• User authentication is one of five security layers that every organisation should consider

Besides improving convenience, the tap authentication model takes advantage of the existing access control system to ensure a seamless user experience that can extend throughout the physical and IT access control infrastructure. The result is a single, more efficient and economical identity and access management system.

By centralising identity and access management in this way, organisations can consolidate tasks and reduce ongoing operational costs, and also have the ability to flexibly scale and adapt capabilities while realising growing value for the organisation.

Adding tap authentication, like any other new access control capability, is difficult with a legacy physical access control system based on static, hard-to-upgrade technologies. This is why so many organisations are moving to new physical access control systems that are based on dynamic technologies, and therefore adaptable to changing needs and best practices as security threats evolve.

Today’s physical access control systems offer improved security of contactless high frequency or microprocessor-based smart card technology. The most effective of these smart card technologies uses mutual authentication and cryptographic protection mechanisms with secret keys, and a secure messaging protocol that is delivered on a trust-based communication platform within a secure ecosystem of interoperable products.

With a physical access control systems foundation, organisations can also support different applications on the same smart card – from access control for the parking lot, main door, individual offices, to the new capability of tapping in and out of computer applications.

Today’s tap authentication solutions are cloud-based and do not require any on-premises hardware to install or service contracts to maintain. IT deployment is a simple process of installing authentication system software and device apps, synchronising users with the authentication cloud service, and notifying them when they can begin using the system. Organisations also have the option of deploying conventional card readers in areas where endpoints do not have built-in NFC readers.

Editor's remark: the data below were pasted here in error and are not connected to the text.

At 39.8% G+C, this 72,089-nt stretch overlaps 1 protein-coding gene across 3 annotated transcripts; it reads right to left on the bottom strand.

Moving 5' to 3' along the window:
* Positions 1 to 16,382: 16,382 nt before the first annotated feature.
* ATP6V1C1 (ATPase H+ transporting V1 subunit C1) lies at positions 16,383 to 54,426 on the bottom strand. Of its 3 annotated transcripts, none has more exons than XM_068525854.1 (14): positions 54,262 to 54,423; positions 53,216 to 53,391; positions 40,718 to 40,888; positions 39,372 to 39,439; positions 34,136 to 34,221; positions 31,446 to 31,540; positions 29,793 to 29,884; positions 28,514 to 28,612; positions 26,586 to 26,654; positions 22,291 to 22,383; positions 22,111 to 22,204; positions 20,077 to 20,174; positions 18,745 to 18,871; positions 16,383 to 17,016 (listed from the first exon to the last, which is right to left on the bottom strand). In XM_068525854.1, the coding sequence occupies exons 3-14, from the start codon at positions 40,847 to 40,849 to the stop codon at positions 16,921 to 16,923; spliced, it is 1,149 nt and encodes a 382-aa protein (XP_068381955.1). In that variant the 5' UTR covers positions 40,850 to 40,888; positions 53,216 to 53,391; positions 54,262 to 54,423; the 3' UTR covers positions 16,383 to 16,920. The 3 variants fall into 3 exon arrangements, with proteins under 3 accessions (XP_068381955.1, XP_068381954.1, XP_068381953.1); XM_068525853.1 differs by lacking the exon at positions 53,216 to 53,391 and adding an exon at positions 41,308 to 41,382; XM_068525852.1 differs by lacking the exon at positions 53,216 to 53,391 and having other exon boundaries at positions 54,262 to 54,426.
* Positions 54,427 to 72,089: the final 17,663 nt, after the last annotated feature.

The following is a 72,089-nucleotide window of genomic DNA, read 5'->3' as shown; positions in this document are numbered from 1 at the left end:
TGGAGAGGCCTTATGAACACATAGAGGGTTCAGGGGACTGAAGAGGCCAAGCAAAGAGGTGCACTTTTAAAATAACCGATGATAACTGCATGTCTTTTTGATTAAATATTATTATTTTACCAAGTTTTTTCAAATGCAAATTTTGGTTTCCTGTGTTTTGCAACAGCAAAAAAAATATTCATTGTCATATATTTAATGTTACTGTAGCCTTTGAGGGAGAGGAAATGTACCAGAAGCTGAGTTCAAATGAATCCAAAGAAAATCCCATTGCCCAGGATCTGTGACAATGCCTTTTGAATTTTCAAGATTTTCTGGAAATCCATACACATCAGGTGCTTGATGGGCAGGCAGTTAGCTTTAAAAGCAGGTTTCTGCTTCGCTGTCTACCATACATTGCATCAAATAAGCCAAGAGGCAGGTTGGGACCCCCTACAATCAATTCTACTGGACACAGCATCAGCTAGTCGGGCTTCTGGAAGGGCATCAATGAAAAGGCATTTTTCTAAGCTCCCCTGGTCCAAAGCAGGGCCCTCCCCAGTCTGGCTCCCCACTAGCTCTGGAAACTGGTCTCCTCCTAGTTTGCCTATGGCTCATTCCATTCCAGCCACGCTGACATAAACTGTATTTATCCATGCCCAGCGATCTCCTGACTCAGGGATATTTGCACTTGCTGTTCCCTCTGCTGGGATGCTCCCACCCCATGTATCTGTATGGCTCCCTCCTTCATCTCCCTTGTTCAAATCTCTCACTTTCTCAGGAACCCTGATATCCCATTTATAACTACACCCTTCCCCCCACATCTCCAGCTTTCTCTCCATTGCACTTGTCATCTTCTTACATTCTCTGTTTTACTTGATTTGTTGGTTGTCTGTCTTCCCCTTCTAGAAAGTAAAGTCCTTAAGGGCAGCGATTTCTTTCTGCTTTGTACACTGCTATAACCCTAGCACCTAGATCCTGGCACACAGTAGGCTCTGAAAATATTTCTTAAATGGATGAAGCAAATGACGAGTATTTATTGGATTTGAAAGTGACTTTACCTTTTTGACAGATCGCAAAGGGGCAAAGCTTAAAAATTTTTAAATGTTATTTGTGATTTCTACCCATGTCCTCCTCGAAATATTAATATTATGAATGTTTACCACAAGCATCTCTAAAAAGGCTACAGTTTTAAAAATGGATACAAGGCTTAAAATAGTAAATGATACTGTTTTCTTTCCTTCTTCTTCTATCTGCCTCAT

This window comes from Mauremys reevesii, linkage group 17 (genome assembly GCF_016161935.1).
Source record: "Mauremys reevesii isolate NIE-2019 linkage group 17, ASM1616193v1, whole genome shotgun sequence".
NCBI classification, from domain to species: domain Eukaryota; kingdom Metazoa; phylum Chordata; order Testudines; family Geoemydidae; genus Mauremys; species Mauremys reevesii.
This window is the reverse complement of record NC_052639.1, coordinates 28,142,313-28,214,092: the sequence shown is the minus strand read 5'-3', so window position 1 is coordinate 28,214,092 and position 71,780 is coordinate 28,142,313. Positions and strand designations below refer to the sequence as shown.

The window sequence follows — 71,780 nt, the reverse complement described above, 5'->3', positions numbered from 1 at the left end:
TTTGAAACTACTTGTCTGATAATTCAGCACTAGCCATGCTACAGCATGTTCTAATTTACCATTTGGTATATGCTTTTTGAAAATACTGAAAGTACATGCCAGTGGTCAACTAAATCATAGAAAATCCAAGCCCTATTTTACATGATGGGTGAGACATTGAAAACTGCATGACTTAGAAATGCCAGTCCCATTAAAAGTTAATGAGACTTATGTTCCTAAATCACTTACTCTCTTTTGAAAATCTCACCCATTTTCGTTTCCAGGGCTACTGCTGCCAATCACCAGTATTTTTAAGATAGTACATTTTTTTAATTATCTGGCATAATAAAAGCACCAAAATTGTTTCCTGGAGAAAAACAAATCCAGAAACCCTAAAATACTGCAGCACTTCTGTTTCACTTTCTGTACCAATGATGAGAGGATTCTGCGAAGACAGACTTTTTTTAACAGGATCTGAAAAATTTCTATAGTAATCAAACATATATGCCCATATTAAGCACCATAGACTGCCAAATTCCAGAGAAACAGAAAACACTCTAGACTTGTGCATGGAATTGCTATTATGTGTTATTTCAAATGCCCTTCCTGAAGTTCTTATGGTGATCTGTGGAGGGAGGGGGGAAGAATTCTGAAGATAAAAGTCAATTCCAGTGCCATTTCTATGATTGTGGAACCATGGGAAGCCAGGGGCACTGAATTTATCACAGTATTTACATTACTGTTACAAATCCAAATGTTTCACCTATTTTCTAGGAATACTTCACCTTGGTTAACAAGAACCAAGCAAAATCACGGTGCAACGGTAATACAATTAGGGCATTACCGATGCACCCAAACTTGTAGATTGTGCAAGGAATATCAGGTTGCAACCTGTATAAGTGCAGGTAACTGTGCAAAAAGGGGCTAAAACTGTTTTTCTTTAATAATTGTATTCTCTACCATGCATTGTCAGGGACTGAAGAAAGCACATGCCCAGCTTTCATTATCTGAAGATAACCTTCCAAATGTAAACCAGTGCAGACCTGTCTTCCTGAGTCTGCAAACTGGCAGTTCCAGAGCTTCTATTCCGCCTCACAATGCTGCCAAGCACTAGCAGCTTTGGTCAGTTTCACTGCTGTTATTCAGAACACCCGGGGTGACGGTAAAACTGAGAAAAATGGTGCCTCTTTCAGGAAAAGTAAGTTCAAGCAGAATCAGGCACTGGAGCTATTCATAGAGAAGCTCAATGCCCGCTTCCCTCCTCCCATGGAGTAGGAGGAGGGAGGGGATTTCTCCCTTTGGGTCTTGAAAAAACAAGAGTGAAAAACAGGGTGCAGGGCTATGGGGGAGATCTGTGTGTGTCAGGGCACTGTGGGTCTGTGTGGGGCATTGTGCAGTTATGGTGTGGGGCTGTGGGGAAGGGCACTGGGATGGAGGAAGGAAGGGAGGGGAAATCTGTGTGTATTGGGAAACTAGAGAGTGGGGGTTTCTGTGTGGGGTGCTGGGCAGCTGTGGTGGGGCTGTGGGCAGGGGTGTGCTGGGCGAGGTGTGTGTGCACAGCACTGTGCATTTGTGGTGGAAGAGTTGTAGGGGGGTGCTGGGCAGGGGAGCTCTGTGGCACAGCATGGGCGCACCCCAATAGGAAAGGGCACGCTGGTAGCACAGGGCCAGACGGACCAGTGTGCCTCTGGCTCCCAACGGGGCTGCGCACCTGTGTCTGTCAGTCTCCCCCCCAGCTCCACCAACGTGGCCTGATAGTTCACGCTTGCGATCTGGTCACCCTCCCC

There are other considerations for an effective deployment. User authentication is one of five security layers that every organisation should consider. The other layers include authenticating the device, protecting the browser, protecting the application, and finally authenticating the transaction with pattern-based intelligence for sensitive transactions.

Implementing these layers requires an integrated, versatile authentication platform with real-time threat detection capabilities. This platform, combined with an anti-virus solution, provides the highest possible security against today’s threats.

Organisations can also consider storing biometrics on the smart card. With biometrics, users can reliably authenticate themselves with the simple touch of a finger, enabling them to log into multiple applications while providing an irrefutable audit trail.

Organisations are moving toward converged solutions that can be used to secure access to everything from doors to computers, data, applications, and cloud-based services. Tap authentication provides a key ingredient for achieving this objective, while at the same time delivering the convenience and simplicity of the tap experience. Users have already traded in mechanical keys for smart cards that open doors and gates.

Now, this same card can also replace dedicated one-time password solutions, within an access control system ecosystem that will continue to flexibly scale and adapt while delivering value to the organisation. The system investments that are made today can be preserved over time as organisations grow, evolve, and continually improve their security capabilities to combat changing threats to facilities, information security, and information privacy.


Organisations need to consider integrated access control platforms to jointly secure IT applications and physical access, recommends Tim Phipps from HID Global